Draft Research- The History of Image Acquisition

The History of Image Acquisition Timeline


▪    Ancient times- Even as far back as the Stone Age there is evidence of documentation through arts in their cave paintings. We can learn lots from these paintings, such as the hunting methods they used and religion.

▪    Egyptians- Documents such as the Book of the Dead kept knowledge in families and retained information for centuries to come.

▪    Camera obscuras used to form images on walls in darkened rooms; images formed via a pinhole

▪    16th century- Brightness and clarity of camera obscuras improved by enlarging the hole and inserting a telescope lens

▪    1664-1666
Isaac Newton discovers that white light is composed of different colors.

▪    1727-
Johann Heinrich Schulze discovers that silver nitrate darkened after exposure to light

▪    1800- Thomas Wedgwood makes “sun pictures” by placing opaque objects on leather treated with silver nitrate; resulting images deteriorated rapidly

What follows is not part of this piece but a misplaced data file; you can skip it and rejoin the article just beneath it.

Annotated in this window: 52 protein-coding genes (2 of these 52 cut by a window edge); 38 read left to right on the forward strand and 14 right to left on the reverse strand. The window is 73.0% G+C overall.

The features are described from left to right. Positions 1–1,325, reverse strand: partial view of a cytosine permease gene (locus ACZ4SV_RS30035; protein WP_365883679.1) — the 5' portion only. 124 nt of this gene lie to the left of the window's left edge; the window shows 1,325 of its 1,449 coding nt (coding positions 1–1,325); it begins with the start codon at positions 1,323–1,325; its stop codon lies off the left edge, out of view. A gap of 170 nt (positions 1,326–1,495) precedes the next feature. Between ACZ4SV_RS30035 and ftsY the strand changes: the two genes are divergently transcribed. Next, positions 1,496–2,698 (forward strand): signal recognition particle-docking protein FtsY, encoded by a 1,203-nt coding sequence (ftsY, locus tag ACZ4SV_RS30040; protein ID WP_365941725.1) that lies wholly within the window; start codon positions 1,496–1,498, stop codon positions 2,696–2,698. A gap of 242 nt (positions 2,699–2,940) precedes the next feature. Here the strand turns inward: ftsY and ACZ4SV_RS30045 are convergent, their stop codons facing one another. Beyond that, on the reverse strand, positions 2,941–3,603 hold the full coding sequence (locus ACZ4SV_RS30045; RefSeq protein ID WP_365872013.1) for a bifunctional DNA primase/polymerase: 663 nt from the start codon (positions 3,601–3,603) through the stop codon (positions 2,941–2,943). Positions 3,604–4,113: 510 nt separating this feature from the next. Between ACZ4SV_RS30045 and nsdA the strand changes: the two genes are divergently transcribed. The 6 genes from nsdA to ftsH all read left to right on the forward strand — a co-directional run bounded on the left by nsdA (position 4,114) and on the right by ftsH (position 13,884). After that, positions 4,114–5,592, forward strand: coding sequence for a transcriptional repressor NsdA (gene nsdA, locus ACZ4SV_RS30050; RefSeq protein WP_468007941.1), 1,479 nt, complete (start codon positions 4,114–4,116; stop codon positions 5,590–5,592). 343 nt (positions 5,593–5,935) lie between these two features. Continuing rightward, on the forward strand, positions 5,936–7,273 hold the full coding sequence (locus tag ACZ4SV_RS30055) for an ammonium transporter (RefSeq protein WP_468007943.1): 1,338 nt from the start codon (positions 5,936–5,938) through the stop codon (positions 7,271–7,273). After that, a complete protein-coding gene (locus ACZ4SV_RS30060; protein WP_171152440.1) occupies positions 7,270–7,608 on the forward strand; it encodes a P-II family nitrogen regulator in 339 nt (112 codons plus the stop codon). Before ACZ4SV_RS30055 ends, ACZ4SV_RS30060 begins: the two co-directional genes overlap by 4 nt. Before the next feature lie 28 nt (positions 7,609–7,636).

▪       1816: Nicéphore Niépce combines the camera obscura with photosensitive paper

▪    1822 – Nicéphore Niépce takes the first fixed, permanent photograph, of an engraving of Pope Pius VII, using a non-lens contact-printing “heliographic process”, but it was destroyed later; the earliest surviving example is from 1825.

▪    1826 – Nicéphore Niépce takes the first fixed, permanent photograph from nature, a landscape that required an eight hour exposure.

▪    1835 – William Fox Talbot creates his own photographic process.

▪    1839 – Louis Daguerre patents the daguerreotype and takes the first photograph of a person

▪    1839 – William Fox Talbot invents the positive / negative process widely used in modern photography. He refers to this as photogenic drawing.

▪    1839 – John Herschel demonstrates hyposulfite of soda as a fixer, and makes the first glass negative.

▪    1851 – Introduction of the collodion process by Frederick Scott Archer.

▪    1855: Beginning of the stereoscopic era

▪    1861 – The first colour photograph, an additive projected image of a tartan ribbon, is taken by James Clerk Maxwell.